Mike Piazza, Athletics
Piazza has had a tough year -- missing six weeks with a shoulder injury, then getting bonked in the head with a water bottle thrown from the stands in Anaheim. His DH predecessor, Frank Thomas, had a lot more positive experience by the Bay.
But Piazza's bat is heating up, and the Athletics, 13 games out in the American League West, have no compelling reason to keep him as his one-year contract nears completion.
The Angels have been mentioned as a possibility for Piazza, and they make sense given that their designated hitters rank 13th in the league with a .664 on base-slugging percentage. General manager Bill Stoneman might be waiting to see how Juan Rivera's comeback progresses before he nibbles on Piazza.
Chance of moving: 90 percent
Torii Hunter, Twins
The Minnesota clubhouse was not a happy place when GM Terry Ryan traded Luis Castillo to the Mets. Some players viewed it as a sign the Twins were throwing up the white flag on the season.
If Minnesota falls out of the race entirely, could Hunter be next? Don't bet on it.
For starters, Hunter is a major long shot to clear waivers. If another team claims him and wants to make a trade, Ryan would ask for a mother lode of prospects -- a high price for six weeks worth of Hunter.
Manager Ron Gardenhire recently told reporters that the Twins plan to try to keep Hunter, but won't make an offer until the offseason. Ichiro Suzuki's recent $90 million deal with Seattle clearly raised the stakes. But if the Twins can't afford Hunter, they'll offer him salary arbitration and receive two draft picks as compensation.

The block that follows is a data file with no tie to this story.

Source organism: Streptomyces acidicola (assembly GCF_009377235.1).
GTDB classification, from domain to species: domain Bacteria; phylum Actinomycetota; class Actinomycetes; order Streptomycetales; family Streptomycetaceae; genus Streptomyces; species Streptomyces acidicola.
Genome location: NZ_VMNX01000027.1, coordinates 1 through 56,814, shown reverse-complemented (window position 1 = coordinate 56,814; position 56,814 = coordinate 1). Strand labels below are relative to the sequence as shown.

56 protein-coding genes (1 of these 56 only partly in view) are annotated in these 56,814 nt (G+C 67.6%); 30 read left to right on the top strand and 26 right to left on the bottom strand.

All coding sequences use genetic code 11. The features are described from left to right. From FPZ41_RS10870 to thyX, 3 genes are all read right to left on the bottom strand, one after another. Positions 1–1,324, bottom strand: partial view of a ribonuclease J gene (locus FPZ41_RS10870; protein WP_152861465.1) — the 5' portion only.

As a footnote, Hunter hasn't exactly been scorching of late. He's hitting .214 since the All-Star break.
Chance of moving: 5 percent
Troy Glaus, Blue Jays
Glaus might clear waivers because he's signed for $12.75 million next season, with an $11.25 million player option for 2009. But Glaus also has a full no-trade clause, and he probably would want a contract extension in exchange for waiving it.
Toronto is in no rush to trade Glaus. The Blue Jays are hanging around the .500 mark despite having lost Roy Halladay, A.J. Burnett, B.J. Ryan, Lyle Overbay, Reed Johnson and Gregg Zaun for extended periods to injury this season, and general manager J.P. Ricciardi is under no pressure to dump payroll.
With the emergence of Dustin McGowan and Shaun Marcum in the rotation and Jeremy Accardo and Casey Janssen in the bullpen, the Jays think they've made significant strides toward contending next season. If Ricciardi is going to trade his main cleanup hitter, he'll want a couple of young, impact players in return.
Chance of moving: 10 percent
Omar Vizquel, Giants
Say you're a contending club, it's mid-August and your shortstop gets taken out on a double play and goes down for the season with a knee injury.
Would you rather have Pittsburgh's Jack Wilson, who has two years and $13.75 million left on his contract, or Vizquel, who has two months left on his deal and comes with no financial strings attached?
True, Vizquel's .604 OPS ranks last among regular shortstops. But his five errors are the fewest of any big league regular. Even at 40, he makes all the routine plays and some spectacular ones to boot.
If this is, indeed, the end of the road for Vizquel, it would be nice to see him playing for a contender rather than an aging Giants team going absolutely nowhere.
Chance of moving: 50 percent
Ray King, Nationals